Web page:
All the greed that occurs around the death bed of a rich man is irrelevant to me.  I have an inheritance that is mine upon death.  Contrary to most inheritance we think of, this inheritance goes to the one who dies.  Death is a right of passage which gives me the full measure of what I experience in part now.  This lightens the burden of life and allows us to weather the storms of life unafraid of death.  Death opens up possibilities, it does not close them down.  J.M. Barrie puts hopeful words into the mouth of Peter Pan, ” To die would be an awfully big adventure.”  For those who walk with Jesus, this kind of optimism is justified, as we discover immeasurable treasures the likes of which are beyond our dreams.


Can an Earldom pass to an illegitimate male heir?  Can a castle be taken back after being bequeathed by the dying Earl?  Probably not.  However, these responsibilities are not the concerns you have given me.  We have been given as much as we need for the work we must do.  You are our inheritance and you are eternally enough.   Our experience now is limited.  As the limits are pushed back by our death, help our fears for the future and of death to be lessened?


  1. What things are ours that are imperishable?
  2. What do we have that can not be defiled?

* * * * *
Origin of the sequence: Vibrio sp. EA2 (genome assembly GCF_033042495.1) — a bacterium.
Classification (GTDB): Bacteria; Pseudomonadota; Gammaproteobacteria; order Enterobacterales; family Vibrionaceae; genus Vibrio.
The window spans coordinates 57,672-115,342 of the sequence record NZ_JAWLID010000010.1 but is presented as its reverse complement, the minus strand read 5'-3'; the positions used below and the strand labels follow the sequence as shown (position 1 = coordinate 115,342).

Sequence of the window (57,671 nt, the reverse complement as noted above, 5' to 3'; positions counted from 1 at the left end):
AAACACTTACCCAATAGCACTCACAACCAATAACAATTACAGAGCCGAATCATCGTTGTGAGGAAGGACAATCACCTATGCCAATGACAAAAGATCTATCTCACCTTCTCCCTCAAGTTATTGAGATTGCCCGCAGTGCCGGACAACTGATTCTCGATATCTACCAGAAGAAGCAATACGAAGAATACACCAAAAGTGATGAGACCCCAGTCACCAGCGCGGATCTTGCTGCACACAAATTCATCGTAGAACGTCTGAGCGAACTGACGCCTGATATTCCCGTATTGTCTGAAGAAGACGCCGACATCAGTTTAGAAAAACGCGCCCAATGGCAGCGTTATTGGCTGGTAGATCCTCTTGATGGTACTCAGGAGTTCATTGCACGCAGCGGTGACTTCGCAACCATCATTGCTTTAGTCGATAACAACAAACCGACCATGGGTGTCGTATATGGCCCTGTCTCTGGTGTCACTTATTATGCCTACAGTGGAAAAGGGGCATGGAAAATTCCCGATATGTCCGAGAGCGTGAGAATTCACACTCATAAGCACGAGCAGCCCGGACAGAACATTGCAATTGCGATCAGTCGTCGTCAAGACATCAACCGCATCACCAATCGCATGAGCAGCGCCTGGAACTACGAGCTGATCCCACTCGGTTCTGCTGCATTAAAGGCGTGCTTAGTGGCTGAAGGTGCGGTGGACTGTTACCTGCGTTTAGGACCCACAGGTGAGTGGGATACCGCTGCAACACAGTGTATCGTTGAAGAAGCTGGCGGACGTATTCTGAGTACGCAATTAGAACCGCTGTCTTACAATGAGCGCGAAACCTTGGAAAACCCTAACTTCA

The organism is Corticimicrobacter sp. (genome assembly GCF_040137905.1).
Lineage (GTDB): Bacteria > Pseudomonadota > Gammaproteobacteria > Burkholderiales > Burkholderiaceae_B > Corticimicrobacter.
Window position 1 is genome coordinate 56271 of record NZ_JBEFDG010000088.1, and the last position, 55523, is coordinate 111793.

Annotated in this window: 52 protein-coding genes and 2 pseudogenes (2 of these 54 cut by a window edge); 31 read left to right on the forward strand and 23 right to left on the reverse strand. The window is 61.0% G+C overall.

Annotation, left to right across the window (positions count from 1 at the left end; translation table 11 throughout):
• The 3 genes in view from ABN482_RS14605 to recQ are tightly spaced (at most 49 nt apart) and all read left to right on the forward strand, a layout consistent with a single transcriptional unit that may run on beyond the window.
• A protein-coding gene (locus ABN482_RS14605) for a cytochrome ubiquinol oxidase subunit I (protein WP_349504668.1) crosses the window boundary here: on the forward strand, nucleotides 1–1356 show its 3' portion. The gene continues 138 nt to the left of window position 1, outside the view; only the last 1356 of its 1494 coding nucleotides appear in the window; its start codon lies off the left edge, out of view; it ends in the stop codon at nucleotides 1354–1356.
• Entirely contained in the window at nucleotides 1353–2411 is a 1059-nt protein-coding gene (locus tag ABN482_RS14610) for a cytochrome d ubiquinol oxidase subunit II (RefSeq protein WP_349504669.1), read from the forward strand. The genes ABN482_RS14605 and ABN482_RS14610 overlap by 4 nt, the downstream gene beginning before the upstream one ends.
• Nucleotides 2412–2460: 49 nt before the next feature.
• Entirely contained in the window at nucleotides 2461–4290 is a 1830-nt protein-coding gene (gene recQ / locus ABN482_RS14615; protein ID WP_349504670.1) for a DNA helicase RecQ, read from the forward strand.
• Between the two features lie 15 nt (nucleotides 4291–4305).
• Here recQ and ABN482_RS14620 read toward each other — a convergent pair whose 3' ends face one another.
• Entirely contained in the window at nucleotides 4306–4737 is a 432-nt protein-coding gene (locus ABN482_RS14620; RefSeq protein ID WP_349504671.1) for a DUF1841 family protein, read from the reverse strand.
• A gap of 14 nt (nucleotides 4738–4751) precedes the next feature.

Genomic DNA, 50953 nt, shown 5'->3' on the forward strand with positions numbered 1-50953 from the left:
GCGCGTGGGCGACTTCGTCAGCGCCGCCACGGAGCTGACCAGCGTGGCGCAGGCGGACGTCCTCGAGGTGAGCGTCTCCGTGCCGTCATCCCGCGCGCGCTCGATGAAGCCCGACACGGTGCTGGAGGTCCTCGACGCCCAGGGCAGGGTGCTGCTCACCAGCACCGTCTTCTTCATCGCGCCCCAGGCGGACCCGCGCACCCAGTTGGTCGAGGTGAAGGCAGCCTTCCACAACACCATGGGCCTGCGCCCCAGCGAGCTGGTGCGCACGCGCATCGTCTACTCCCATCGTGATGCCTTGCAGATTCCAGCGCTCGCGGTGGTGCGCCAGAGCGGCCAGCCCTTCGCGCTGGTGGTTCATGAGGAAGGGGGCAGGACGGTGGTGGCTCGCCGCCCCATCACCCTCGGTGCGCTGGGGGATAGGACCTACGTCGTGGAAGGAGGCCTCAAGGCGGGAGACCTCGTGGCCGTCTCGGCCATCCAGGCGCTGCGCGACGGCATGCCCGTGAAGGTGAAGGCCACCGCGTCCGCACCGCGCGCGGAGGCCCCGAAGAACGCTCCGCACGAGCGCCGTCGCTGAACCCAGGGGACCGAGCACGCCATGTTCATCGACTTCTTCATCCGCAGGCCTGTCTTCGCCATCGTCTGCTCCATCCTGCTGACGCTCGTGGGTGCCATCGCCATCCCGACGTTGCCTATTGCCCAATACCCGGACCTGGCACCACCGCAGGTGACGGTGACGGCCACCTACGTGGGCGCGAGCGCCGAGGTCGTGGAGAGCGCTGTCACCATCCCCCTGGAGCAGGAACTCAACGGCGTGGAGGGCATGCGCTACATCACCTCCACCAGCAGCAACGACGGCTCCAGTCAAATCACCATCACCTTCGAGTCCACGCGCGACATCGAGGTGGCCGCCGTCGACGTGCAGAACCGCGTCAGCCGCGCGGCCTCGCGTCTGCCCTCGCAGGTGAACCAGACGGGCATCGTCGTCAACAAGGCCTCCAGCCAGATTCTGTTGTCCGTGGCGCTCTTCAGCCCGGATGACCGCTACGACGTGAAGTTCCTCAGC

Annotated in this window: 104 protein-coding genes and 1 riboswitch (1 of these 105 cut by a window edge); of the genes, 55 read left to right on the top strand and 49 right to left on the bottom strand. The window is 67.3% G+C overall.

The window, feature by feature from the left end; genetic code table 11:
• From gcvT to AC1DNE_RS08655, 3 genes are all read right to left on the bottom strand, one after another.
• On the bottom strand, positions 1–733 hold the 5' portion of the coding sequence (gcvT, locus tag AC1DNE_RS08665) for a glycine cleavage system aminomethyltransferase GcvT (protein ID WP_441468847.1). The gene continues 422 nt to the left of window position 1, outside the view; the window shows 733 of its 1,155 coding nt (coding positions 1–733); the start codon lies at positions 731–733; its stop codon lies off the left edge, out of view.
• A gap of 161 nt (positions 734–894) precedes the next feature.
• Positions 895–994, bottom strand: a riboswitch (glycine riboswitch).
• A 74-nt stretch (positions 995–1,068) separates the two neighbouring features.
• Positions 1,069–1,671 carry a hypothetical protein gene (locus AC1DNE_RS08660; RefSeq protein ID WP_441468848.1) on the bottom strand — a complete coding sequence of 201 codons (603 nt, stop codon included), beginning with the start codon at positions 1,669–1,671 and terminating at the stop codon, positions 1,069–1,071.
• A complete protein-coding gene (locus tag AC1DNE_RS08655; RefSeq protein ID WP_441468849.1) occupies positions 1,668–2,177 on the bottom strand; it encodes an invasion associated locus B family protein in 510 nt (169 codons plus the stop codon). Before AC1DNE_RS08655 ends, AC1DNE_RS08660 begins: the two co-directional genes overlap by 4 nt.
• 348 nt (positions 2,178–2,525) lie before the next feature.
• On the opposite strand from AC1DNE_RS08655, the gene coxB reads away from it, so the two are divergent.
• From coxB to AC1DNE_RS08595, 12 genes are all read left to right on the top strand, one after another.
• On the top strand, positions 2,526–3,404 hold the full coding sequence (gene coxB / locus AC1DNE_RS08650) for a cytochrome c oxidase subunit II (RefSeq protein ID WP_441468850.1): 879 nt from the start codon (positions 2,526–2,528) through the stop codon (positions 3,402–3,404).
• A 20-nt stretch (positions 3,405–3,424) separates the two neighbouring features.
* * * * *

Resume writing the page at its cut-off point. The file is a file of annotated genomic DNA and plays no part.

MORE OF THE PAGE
3. What will we inherit that can not fade?
  4. What things do you own that have perished, been defiled, or faded?
  5. How does realising your identity as heir empower you to live?

About Plymothian

I teach at Moody Bible Institute in Chicago. My interests include education, biblical studies, and spiritual formation. I have been married to Kelli since 1998 and we have two children, Daryl and Amelia. For recreation I like to run, play soccer, play board games, read and travel.
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4 Responses to 1 Peter 1:4 Identity: Heir

  1. Christina Zezulak says:

    I want the fact that my inheritance in Christ is imperishable, undefiled, and unfading to be more delightful than anything this world says it can give me. All that I have in this life has perished, defiled, or faded in some way. Praise God that our hope is not in this life and its things. When I reflect on my identity as an heir, I am reminded of the confidence I am able to live in because my treasures are in heaven. He is the one that I should always be living for and desiring to please, He is infinitely worthy. Why should I be concerned with such temporary things in this life? I need to be preaching this to myself each day, to continuing living in the bigger picture of reality – beyond what I can see at this time.

  2. 33324bg says:

    “Behold the infinite love of Jehovah
    For wicked, lifeless sinners—bubblin’ over!”
    – from the song ‘Self Sufficiency’ by Shai Linne.

    I thought of the above couple lines after I had read this blog post. What love, that God would go so far as to redeem wicked sinners, giving them life and more- making them heirs..making us glorious?